PITTSBURGH, PA: On Saturday, in a small dowtown theatre in the Arts District, a different narrative of the Sandusky Scandal emerged. Last November's grand jury presentment created the false narrative that a Penn State cover-up allowed a 14 year spree of molestation.
That narrative was laid to rest for all in attendance.
A chronology of Sandusky's alleged crimes (at the time of the presentment) shows not only that the majority of the crimes occurred before Penn State officials learned of the 2001 incident, but that Sandusky's abuse apparently stopped for a period of four years after PSU (and the Second Mile) confronted Sandusky.
Obviously, it would be a question the AG would want to avoid, considering the AG and Governor are already under fire for a slow-roll investigation. Had the information been presented chronologically, some investigative reporter (if any still exist today) would have eventually stumbled on the fact that the police and AG investigators did not find ANY of the victims during this three year investigation.
Instead, the inflammatory version of events in the grand jury presentment brought with it an emotional response and debate over what transpired at Penn State.
The AG's diversion almost worked.
Police Did Not Find Any of the Victims
While many in the press, including Pulitzer prize winning reporter, Sara Ganim, questioned the slow pace of the Sandusky investigation, most believed the investigation picked up steam when police commissioner Frank Noonan increased the number of state police investigators from one to eight in early 2011.
However, all that really meant was seven more investigators weren't finding any victims.
The victims in this case were found as follows:
- Aaron Fisher (V1) - self-reported in 2008
- Victim 2 - found through anonymous e-mail tip to Centre County DA
- Victim 6 - found by news reporter, Sara Ganim
- Victims 3, 4, 5, and 7 - identified by mother of Victim 6 using book Touched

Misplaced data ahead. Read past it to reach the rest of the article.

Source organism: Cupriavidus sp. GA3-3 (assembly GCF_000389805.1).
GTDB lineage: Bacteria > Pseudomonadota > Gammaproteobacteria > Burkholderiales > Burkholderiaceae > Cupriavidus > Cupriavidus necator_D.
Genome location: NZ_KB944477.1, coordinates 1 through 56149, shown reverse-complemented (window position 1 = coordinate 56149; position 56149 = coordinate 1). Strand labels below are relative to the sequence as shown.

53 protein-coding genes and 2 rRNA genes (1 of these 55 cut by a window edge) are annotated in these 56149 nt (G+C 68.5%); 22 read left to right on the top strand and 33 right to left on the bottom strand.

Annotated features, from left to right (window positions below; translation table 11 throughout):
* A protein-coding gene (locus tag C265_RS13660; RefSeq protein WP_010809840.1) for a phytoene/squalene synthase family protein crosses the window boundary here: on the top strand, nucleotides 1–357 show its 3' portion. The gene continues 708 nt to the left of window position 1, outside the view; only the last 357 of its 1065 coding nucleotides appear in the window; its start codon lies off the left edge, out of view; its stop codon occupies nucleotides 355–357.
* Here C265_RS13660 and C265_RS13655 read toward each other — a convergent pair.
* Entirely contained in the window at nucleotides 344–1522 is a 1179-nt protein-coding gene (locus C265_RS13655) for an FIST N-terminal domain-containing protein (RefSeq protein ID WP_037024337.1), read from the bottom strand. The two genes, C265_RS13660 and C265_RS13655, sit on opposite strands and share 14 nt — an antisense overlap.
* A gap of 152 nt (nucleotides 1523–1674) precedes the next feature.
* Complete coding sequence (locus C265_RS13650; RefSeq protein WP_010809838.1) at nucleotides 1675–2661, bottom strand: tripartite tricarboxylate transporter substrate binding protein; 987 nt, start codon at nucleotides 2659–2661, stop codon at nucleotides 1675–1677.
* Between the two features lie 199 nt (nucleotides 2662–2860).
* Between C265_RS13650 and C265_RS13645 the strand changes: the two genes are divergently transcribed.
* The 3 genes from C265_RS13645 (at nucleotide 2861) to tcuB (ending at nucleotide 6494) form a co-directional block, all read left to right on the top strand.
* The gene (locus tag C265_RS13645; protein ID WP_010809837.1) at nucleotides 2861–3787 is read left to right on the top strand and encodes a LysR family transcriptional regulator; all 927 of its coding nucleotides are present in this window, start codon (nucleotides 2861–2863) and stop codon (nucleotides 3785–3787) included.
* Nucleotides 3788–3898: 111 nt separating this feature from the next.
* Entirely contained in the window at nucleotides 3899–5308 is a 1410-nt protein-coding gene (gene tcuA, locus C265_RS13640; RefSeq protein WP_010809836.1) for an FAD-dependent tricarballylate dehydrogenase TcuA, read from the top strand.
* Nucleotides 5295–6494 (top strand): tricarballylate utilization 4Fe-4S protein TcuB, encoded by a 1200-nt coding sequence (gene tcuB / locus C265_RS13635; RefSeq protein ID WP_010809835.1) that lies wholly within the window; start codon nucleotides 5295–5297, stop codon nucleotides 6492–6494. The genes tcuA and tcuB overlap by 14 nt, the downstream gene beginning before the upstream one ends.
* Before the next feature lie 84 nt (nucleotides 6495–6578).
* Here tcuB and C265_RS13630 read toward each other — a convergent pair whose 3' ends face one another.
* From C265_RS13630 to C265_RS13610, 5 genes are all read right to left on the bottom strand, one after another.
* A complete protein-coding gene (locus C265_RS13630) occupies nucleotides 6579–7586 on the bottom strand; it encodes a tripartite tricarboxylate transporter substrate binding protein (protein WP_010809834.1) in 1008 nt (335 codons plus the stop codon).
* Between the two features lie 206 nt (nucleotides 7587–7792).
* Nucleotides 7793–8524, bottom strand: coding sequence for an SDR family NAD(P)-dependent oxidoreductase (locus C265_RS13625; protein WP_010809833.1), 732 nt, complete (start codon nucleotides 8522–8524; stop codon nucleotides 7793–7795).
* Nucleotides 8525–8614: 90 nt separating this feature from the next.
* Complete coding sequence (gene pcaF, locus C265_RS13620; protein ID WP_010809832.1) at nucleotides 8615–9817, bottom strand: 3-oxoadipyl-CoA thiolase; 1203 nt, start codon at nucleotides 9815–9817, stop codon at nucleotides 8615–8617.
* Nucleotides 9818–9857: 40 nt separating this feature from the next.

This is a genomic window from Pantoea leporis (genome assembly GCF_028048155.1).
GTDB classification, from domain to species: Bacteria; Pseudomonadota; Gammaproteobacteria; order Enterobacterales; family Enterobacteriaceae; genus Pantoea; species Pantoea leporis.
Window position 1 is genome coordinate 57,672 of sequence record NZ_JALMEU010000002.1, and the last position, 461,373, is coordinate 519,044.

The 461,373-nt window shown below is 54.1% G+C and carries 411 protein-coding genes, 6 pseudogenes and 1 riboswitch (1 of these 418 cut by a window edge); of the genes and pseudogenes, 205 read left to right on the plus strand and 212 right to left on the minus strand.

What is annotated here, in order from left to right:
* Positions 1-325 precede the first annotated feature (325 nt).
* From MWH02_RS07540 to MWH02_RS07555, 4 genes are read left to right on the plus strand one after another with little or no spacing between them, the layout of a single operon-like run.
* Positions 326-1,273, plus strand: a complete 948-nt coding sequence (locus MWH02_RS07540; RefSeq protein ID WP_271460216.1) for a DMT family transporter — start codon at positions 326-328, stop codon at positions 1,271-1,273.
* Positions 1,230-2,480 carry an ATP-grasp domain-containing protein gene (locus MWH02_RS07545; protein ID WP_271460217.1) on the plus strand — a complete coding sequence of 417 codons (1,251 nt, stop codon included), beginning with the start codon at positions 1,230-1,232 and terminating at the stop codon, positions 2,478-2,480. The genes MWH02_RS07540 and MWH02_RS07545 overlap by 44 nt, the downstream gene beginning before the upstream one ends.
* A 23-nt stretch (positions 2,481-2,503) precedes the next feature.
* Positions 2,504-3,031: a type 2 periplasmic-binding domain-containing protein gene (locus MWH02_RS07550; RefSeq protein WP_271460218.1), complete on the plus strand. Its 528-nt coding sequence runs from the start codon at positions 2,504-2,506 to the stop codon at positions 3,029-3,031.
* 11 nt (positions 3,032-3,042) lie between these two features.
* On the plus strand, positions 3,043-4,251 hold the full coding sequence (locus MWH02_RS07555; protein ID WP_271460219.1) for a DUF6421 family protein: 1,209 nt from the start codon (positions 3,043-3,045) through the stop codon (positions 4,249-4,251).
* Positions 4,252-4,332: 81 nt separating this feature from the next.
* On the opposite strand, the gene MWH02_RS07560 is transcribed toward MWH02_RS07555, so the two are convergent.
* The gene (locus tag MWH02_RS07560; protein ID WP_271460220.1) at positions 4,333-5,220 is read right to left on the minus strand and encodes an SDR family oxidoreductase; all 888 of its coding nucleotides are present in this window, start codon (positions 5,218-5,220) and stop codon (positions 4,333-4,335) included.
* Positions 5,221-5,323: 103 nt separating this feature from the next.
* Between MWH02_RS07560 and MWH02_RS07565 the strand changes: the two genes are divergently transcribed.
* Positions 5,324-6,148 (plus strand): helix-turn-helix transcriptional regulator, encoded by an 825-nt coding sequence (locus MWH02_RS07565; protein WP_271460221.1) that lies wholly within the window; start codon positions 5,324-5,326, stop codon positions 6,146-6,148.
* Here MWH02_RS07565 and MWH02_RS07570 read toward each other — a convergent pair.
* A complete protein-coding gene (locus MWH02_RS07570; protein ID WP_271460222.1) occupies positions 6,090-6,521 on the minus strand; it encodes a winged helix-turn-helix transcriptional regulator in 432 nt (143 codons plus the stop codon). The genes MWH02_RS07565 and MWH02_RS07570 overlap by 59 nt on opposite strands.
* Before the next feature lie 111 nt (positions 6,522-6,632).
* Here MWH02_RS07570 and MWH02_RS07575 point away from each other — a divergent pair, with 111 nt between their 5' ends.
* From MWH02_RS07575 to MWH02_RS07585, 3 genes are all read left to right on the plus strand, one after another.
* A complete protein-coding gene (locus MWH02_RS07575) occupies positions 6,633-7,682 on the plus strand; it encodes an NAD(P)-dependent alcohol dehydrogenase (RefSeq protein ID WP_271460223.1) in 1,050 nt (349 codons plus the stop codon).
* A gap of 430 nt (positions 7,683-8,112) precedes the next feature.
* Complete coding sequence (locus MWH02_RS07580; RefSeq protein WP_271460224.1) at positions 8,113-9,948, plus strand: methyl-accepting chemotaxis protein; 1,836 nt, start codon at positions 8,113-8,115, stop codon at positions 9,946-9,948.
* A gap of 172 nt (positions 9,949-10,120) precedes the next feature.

- Victim 8 - found through call from janitor to police
- Victims 9 - mother contacted the police in 2008, son denied abuse. Then self-reported in 2011 (after November grand jury presentment).
- Victim 10 - self-reported in 2011 (after November grand jury presentment).
Read it as many times as you like, you won't find an instance where the police found any of the victims. Had it not been for the lucky breaks in the case, including the e-mail tip on McQueary and Sara Ganim's provision of police contact information to the mother of Victim 6 (see page 35 of the transcripts), it is unlikely that this case would have ever made it to trial.
This information calls into question not only the investigative skills of the Pennsylvania State Police and the Detectives assigned to the OAG, but the competency of Police Commissioner Frank Noonan and then-AG Tom Corbett, who failed to properly oversee the investigation.
Information in the press and in the recently released book, Silent No More, show an investigation that could be described as disjointed at best and incompetent at the worst.
The police investigation began in December 2008 with state troopers Cavanaugh and Akers interviewing Aaron Fisher. In February 2009, trooper Lear was called in to replace Cavanaugh and Akers, and Lear believed that he was permanently assigned to the case. Lear interviewed Fisher on March 19, 2009.
On March 12th, the case made it to the desk of senior deputy attorney general, Jonelle Eschbach, who would be handling the case at the state level. Eschbach made it clear that even though she was handling the case, she had superiors that she had to answer to, namely AG Tom Corbett.